Kaleena Sales:
Yeah. There’s been a lot of really great programming. The State of Black Design, the one that you just mentioned with Omari Souza. I mean, incredible. So I love it. I think the more that these types of things pop-up, it’s just going to further the conversation, get more people involved and engaged and really just recognize that this movement is happening and it’s not just like a fluke.

Kaleena Sales:
I think when there’s just like one conference here, maybe some people will catch it, but when it’s happening over and over and all around us, at some point you can’t avoid it. So you have to kind of decide whether or not you’re going to engage in this change, in this movement.

Maurice Cherry:
Have you seen any sort of pushback against it, I’m curious like from a student standpoint?

Kaleena Sales:
Not directly. My students have not pushed back against it. They’re all about it. They’re excited to learn about, again, black culture, black history and whatever discipline that comes from whether it’s in their art history course or whether it’s in one of my design classes. So not directly with my students. I have seen questions maybe from design educators surrounding how do we engage students who aren’t interested in this?

Kaleena Sales:
So I would imagine at predominantly white institutions where this might seem like it’s sort of like breaking from the norm of what’s being taught. There may be more pushback, but I think overall even at predominantly white institutions there’s a lot of excitement or a lot of recognition that these are important areas. So yeah, I mean overall it’s going in the right direction.

Maurice Cherry:
Well, that’s good to hear. That’s good to hear.

Kaleena Sales:
At least in my experience.

Maurice Cherry:
Yeah. What would you say your students teach you?

Kaleena Sales:
Oh, man. Well, I think just they taught me to be a better professor and to understand context more. They also taught me how to give feedback. I think when I first started teaching one area where I struggled was how do I communicate the things that I would like for them to focus on in a way that they’ll understand it and in a way that doesn’t feel subjective and just a personal opinion.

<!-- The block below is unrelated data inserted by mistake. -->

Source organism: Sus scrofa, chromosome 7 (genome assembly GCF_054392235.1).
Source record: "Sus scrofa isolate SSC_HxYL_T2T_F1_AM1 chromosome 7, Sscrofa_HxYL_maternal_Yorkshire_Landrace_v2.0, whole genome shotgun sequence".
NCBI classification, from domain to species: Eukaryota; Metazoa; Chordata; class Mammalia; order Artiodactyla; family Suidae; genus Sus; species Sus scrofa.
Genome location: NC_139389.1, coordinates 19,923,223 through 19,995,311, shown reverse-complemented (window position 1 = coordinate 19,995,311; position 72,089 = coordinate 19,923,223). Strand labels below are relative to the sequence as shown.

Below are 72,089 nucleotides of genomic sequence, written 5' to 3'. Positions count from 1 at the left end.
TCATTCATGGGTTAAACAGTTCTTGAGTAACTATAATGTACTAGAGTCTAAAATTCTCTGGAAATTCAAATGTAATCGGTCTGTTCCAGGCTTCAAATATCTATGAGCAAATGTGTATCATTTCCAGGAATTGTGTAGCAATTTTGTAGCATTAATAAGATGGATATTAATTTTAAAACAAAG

Kaleena Sales:
So I had to learn that and I had to sort of read them and read their responses and figure out what was landing and what was not landing. So I certainly have learned that from them just based on the ways in which they respond back to me when we’re in class. They also have really great ideas. I just sat in on a bunch of meetings today and yesterday where our seniors were presenting their senior thesis projects and they’re choosing such interesting topics that are sort of blowing my mind.

Kaleena Sales:
One student is interested in fashion and she was addressing ways that the pandemic has changed our outlook on clothing and fashion. Another student was thinking about the ways in which bias and stereotypes can be addressed through animation and cartoon. There’s all these like topics that they come up with that I’m just like, “Wow, that’s really interesting.” I love to see like the way that they’re processing how to use art and design in those ideas. So I’m constantly learning from them.

Maurice Cherry: